Dorothy, Lady Leventhorpe (c.1603-1643)

Object number



Dorothy was the daughter of Sir Giles Alington of Horseheath, Cambridgeshire. Her younger sister became Anne, Lady Fanshawe, (See no.11). She appears to have been named after her mother Dorothy Cecil, who was the daughter of Thomas, 2nd Lord Burghley. On 29th May 1623, Dorothy married Sir Thomas Leventhorpe, 2nd Baronet of Sawbridgeworth, Hertfordshire. Dorothy gave birth to seven children between 1625 -1635, and in 1636 her husband Thomas forced a duel with Sir Arthur Capel, which resulted in his death. Her eldest son, John, succeeded to the title but died without a son in 1649 and at that point the title passed to his 14 year old brother Thomas, the 4th Baronet. The 4th Baronet's wife was Mary Badell (See no.30). Conservation of the portrait in 1973 revealed that Lady Dorothy Leventhorpe's Puritan collar has been painted at a later date. It is assumed that the addition was made to cover the low cut of the dress, which had been in the height of fashion at the time of the painting. It is not known who made the changes but it is assumed that the same artist has also changed the position of the bow and added her earrings.

Physical description

Bust length portrait of a lady wearing a black dress and white lace puritan collar with a black bow at the centre. She has shoulder length ringletted hair and is turned to her left. The portrait is set on a plain brown background.



Adriaen Hanneman; Dutch, c. 1603/1604 - 1671. Adriaen Hanneman was probably born in The Hague in either 1603 or 1604. In 1619, he became a pupil of The Hague portrait painter Anthony van Ravesteyn the Younger (before 1580-1669), and from this point on was himself exclusively a portraitist. In 1626, Hanneman went to England, where he lived and worked until 1638. In 1630, he married an Englishwoman named Elizabeth Wilson, the first of three marriages, none of which seems to have produced any children. A crucial event in Hanneman's career was the arrival of Anthony van Dyck in London in 1632. Van Dyck's style had a lasting effect on Hanneman, who was described by Cornelis de Bie in 1661 as a counterfeiter of the style of Van Dyck. In 1640, shortly after his return to The Hague, Hanneman was married for the second time, to Maria, daughter of Jan Anthonisz. van Ravesteyn, the elder brother of his teacher. Hanneman entered the city's Guild of Saint Luke in the same year. During the 1640s he assumed leadership positions within the Guild: in 1643 he was elected hoofdman, and two years later he was named deken, the highest position in the Guild. In 1656, Hanneman played an important part in the setting up of a rival guild for painters, engravers, and sculptors--the Confrerie--serving as deken and hoofdman several times during the 1660s. Hanneman continued to paint portraits in an aristocratic, Anglo-Flemish manner in The Hague, where a great demand existed for portraits made in the style of Van Dyck. His patrons included the exiled members of the English court, a number of whom visited Mary Stuart, the daughter of King Charles I and the wife of Willem II, the Prince of Orange. Hanneman's work was favorably received. By 1641 he was wealthy enough to buy a house in The Hague's fashionable Nobelstraat, and purchased the adjoining property in 1657. After 1668, however, he appears to have had serious financial problems, and it is possible that an illness he is known to have suffered in that year left him unable to paint. He was married again in 1669, to Alida Besemer, but died not long after in The Hague, in July 1671.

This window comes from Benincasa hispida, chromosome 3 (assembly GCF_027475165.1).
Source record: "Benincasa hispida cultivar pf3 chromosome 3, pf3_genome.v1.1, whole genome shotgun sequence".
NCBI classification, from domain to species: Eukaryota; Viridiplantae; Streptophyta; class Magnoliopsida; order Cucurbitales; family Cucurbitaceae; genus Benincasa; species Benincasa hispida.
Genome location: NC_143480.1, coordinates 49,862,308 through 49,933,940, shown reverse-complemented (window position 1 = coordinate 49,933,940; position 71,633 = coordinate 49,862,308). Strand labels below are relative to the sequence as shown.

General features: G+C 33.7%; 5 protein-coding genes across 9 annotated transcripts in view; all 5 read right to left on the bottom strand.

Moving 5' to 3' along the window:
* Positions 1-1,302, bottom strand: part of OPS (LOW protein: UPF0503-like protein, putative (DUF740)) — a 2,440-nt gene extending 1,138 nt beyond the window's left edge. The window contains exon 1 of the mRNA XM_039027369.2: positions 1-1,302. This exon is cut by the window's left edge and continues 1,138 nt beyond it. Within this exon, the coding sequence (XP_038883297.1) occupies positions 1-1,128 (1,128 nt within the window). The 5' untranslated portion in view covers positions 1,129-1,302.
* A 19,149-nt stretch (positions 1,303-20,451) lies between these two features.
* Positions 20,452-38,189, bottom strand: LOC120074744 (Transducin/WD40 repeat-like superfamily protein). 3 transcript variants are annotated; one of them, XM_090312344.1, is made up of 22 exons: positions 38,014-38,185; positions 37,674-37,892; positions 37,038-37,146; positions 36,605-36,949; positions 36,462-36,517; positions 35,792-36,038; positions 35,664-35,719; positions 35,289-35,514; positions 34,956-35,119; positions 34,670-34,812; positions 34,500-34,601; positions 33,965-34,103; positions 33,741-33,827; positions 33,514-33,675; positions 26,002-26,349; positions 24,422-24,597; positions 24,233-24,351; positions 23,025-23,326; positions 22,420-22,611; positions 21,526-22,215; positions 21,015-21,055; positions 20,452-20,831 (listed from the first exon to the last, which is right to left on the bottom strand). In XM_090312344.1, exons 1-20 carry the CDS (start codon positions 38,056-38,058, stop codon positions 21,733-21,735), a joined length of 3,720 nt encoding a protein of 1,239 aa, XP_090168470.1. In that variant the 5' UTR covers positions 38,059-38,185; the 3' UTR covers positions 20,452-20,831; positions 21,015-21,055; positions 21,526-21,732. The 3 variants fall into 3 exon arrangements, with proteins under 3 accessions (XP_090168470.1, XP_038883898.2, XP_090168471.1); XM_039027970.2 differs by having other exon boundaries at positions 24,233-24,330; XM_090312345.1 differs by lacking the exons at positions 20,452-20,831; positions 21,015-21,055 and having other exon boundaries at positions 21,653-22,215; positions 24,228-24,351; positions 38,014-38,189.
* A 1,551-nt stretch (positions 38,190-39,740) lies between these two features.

Portrait Painting


whole height: 1000mm
width: 830mm
Canvas height: 710mm
width: 590mm

Collection type

Visual arts, Fanshawe Portraits

Looking for records

Objects that are not on display in the museum can be viewed by appointment at the discretion of the Museum Curator. To find out more about accessing the collection please email: or telephone: 020 8227 2034

Write something

Your email address will not be published. Required fields are marked *